Since turning age 90 on Feb. 4, 2019, I have found myself often wondering about what it means to age gracefully. My imagination conjures up the image of a senior sitting in a rocking chair on a sunlit porch. She seems content and relaxed. What makes her so? Is contentment possible with all the losses that follow on old age? Maybe she is just worn out and giving up. Maybe she is worn out from meeting each day's challenge with a determined smile. Outwardly, she appears happy; but inwardly?
Each of the world religions tells us something about the meaning of life and death. What does the Catholic Church tell us about death and dying and aging gracefully?
Genesis 3 tells us that death is the result of Adam and Eve's disobedience to God's command not to eat the fruit of the tree in the middle of the garden. In the Nicene Creed, we profess belief in the one Lord Jesus Christ, the Son of God, who came for us and our salvation by his incarnation, who died and rose.
What is related in Genesis and recited in the creed is the revealed basis for the theology of atonement, for making us one again with God. While holding fast to the beliefs stated in the creed, I do have a problem with the Genesis account of history.
As I rock in my rocking chair, my mind wanders back to a high school religion class. I recall asking the priest who was teaching us a question that went something like this: "How can what Genesis relates about a beginning paradise, the Garden of Eden, and the inheritance of sin from the first man, Adam, be reconciled with evolution?"
The priest never gave me an explanation. He responded that this was the question being asked at the local university, which he said was promoting atheism — that university being the one I attended directly after graduation!
I only learned the answer to my question some 60 years later through my study of Pierre Teilhard de Chardin.
Teilhard de Chardin spoke to me because of his love of Jesus Christ, so evident in all his writings. The God-given gift of faith in the Incarnation, the Eucharist and the Mass sustained him throughout his life, and I hope it will provide me with courage through the storms of dying.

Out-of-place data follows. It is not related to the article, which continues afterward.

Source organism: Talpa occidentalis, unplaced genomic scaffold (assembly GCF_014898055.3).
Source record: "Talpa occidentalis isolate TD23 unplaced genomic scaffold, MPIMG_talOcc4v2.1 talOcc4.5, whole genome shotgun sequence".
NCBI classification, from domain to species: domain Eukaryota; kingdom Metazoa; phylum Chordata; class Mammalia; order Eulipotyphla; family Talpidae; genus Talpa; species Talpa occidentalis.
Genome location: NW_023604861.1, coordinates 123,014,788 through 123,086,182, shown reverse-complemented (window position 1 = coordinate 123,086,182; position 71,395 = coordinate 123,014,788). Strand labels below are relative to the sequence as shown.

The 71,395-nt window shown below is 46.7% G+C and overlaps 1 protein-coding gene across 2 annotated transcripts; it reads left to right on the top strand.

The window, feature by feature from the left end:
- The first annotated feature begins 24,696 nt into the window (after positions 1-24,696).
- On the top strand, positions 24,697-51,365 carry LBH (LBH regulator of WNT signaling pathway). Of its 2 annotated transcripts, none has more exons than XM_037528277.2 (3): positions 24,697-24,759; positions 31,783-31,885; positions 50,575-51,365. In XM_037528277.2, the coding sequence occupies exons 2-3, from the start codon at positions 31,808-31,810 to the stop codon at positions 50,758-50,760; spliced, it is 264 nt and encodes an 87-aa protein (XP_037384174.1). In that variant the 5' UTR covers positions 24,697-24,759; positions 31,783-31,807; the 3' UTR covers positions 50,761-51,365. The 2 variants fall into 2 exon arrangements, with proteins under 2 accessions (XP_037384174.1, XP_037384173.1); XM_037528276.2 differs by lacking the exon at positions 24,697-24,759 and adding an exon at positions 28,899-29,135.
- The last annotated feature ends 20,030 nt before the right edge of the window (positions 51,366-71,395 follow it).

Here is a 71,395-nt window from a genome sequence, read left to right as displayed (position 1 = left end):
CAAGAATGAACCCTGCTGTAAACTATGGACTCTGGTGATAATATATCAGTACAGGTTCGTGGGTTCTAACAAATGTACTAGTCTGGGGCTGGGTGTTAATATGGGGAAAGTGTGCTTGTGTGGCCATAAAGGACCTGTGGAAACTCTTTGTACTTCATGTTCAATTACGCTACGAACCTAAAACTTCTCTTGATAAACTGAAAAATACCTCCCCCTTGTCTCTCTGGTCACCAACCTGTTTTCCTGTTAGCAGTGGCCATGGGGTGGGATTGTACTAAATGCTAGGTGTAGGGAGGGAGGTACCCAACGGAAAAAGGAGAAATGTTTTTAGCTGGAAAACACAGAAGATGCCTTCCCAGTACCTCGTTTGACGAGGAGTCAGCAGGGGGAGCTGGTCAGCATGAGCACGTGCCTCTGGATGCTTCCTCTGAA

In all of his major writing (e.g., The Phenomenon of Man or Christianity and Evolution), Teilhard de Chardin saw that it was possible to understand death and dying as being associated with the unfinished nature of created being.
Science tells us that the universe came into existence about 13.8 billion years ago; our world that supports life came to be about 4.6 billion years ago. Since then life has evolved into more complex and differentiated forms, from plant to animal to Homo sapiens, who, as Julian Huxley says in his introduction to Teilhard's The Phenomenon of Man, is evolution "become conscious of itself."
We humans are able to ask questions and reflect about the meaning of life. We humans, unfinished beings as we are, hunger for more, grope our way toward the good, and attempt to develop the moral behavior that attains it. Sin, individually and communally, is one result of our groping.
Trusting life in its ascent toward fullness supports reason's belief that life is good. This is the natural ground that prepares for the gift of faith, for the exploration and acceptance of revelation.
Stephen Colbert, in his interview with Anderson Cooper on CNN, spoke about not allowing the "bad" in life to overshadow the "good." The early death of his father when Colbert was a child was traumatic for the family. Pointing to the example of his mother, he said, "We’re asked to accept the world that God gives us. And to accept it with love. ... Because what is the option?" Not to risk love is to despair.
Christ, the Word, through whom all things were created, became man to companion us, to teach us, and to draw us to himself in love. On the cross, love invites us with outstretched arms. His prayer to the Father in John 17 was not only for the apostles but for all who believe in their word that "all may be one, as you, Father, are in me, and I in you, that all may be one in us."
Jesus also promises that when he goes, he will send the Paraclete. Among the fruits of the Holy Spirit are joy, to be joyful even in times of diminishment and loss; peace, to be at peace even in times of contradiction; patience, not to be overcome by anxiety in trying circumstances; and gentleness and self-control, to be loving and forgiving and not be consumed with anger and revenge.
These are the fruits of aging gracefully in Christ throughout our lives. May their fragrance, like good wine, increase in old age.
[Ruth Droege is a member of the Dominican Sisters of San Rafael, California, and holds doctorates in both theology and clinical psychology. Now retired, she co-leads the Teilhard Learning Circle at the Santa Sabina Center in San Rafael.]
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